For love addicts, finding balance in life can be a struggle. Understanding and respecting their own boundaries requires that they have a knowledge of themselves and their limits and, as well, an honesty regarding the unmanageability that love addiction and toxic relationships can cause.
Entering a 12-step program such as Sex & Love Addicts Anonymous (SLAA) can be a very important part of the recovery work from love addiction. Modeled after the 12 steps of Alcoholics Anonymous, the 12 steps for recovery from love addiction look similar, with a few differences that address the addiction specifically.
Working the steps has many benefits; among them, developing new ways of relating to others and new choices of how to be in the world.
Prior to working a 12-step program, love addicts may have found themselves attracted only to other love addicts or other love avoidants. When they work the steps, they learn to love themselves, and in turn, select more functional partners for relationships.
Sometimes initially in SLAA, love addicts may be asked to refrain from being involved in a romantic relationship. This is to help them do important work on themselves without the distraction that a relationship can bring with it.
Working a solid program in SLAA can help love addicts become aware of the ways that acting out of love addiction only creates chaos and intensity, and how often they mistake these qualities for genuine intimacy. Having the time and space to begin learning how to be truly intimate can start with learning how to be authentically intimate with themselves.
Working on unrealistic expectations about others also can be an important part of recovery from love addiction.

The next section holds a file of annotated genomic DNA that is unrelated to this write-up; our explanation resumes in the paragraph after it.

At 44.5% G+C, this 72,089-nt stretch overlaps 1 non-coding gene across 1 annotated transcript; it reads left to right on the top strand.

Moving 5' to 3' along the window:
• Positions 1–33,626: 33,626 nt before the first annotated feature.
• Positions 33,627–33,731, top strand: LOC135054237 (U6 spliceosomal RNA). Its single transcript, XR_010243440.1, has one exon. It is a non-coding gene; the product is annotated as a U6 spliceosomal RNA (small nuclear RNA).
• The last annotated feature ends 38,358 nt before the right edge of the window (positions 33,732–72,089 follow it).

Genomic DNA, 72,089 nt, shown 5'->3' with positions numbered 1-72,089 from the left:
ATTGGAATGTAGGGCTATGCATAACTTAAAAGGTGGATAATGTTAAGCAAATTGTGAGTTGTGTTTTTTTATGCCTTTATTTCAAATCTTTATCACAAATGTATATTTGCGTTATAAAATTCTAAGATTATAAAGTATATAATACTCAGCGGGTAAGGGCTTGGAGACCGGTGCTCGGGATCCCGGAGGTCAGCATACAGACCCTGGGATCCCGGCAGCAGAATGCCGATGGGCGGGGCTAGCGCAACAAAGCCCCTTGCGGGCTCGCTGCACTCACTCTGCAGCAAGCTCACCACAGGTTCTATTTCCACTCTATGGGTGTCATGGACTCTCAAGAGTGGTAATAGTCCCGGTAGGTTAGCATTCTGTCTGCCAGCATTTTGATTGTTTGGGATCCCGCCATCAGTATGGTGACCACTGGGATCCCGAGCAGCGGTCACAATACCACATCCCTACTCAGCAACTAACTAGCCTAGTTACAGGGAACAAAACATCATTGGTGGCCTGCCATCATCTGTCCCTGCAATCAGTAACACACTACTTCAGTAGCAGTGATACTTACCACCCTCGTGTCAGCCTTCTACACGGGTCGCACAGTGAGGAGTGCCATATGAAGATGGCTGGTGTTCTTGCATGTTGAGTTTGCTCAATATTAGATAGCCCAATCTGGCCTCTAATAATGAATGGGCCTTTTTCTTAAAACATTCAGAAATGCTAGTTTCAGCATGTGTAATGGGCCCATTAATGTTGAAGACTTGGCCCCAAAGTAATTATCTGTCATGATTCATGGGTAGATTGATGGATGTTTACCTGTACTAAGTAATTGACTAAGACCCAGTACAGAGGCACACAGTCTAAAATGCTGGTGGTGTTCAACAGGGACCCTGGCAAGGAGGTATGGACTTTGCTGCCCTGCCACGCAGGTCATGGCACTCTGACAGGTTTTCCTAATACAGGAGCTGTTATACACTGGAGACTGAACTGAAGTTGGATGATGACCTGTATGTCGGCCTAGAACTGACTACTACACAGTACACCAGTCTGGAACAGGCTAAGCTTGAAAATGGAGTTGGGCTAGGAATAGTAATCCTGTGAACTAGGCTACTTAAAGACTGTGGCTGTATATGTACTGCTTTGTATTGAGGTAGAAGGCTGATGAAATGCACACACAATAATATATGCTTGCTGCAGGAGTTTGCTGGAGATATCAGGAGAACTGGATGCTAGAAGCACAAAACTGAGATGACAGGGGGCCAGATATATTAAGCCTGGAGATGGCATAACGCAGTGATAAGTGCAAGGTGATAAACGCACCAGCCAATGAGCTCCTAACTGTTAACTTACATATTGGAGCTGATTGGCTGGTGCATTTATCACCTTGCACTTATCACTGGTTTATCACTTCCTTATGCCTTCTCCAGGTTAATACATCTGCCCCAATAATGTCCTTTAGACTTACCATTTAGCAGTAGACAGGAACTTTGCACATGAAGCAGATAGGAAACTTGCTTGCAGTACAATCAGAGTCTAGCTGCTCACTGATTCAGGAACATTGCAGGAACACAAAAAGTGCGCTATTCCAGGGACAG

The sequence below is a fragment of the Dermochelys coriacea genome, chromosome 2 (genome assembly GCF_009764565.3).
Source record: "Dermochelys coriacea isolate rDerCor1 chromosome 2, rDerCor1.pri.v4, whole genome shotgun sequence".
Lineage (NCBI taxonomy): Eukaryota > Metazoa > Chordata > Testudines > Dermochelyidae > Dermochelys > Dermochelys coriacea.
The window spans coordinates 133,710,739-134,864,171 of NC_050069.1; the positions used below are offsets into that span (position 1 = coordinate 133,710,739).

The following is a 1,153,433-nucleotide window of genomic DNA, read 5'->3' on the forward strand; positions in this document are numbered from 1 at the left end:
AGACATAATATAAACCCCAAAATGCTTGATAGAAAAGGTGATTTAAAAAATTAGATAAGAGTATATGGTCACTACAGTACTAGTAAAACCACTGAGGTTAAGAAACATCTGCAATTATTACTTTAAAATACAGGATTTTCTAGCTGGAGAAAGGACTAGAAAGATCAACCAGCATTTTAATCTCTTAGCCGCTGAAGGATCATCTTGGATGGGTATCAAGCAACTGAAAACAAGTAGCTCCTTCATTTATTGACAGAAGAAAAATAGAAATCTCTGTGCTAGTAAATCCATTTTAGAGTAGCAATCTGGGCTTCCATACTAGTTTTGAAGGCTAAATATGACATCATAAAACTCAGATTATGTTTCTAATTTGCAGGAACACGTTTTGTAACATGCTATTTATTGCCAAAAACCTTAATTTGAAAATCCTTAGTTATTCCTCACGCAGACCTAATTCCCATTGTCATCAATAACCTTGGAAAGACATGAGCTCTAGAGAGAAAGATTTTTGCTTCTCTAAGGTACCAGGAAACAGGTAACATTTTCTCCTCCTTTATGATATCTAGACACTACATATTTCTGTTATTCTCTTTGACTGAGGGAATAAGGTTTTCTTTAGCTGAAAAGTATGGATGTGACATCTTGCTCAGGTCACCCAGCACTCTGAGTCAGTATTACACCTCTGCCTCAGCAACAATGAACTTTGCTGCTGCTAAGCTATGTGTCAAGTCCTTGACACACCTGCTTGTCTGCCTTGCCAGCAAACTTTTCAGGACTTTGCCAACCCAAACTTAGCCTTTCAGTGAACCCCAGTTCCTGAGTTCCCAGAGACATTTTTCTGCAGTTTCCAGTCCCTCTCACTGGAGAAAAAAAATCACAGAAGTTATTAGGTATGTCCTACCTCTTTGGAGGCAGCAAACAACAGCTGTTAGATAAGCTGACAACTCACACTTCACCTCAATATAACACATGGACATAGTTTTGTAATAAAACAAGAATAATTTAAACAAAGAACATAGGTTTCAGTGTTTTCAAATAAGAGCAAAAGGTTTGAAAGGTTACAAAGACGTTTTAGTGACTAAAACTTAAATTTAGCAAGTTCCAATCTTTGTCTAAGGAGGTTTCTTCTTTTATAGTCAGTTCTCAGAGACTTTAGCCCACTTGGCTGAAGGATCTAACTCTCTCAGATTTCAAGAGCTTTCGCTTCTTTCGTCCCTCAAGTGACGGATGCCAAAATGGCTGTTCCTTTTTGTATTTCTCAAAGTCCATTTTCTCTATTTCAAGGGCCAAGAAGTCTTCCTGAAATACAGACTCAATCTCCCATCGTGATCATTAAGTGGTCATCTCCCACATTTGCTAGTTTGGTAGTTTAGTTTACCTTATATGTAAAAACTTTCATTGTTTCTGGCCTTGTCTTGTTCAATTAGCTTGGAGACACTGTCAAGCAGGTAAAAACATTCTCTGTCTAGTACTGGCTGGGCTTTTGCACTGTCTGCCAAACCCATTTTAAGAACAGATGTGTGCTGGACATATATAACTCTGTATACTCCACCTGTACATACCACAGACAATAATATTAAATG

While working the steps, love addicts might find themselves reviewing their past; that is, examining their family of origin and making the discovery that they did not get some crucial emotional needs met in childhood. This helps love addicts see how they bring those unresolved feelings into their adult relationships, reenacting painful childhood experiences, in the hopes of creating a different outcome from the one they experienced in the past.
One very important part of this work is coming to the realization that other adults cannot fulfill unresolved childhood needs, and cannot be expected to love unconditionally like a parent would. Unconditional love is a need that all love addicts can only fulfill for themselves.
While it can be a painful realization to acknowledge that romantic partners can’t be expected to heal past emotional wounds, new growth can be achieved through confronting such codependency and learning how to function interdependently in all relationships.
In recovery, love addicts come to have realistic expectations about others, and own their part in relational interactions.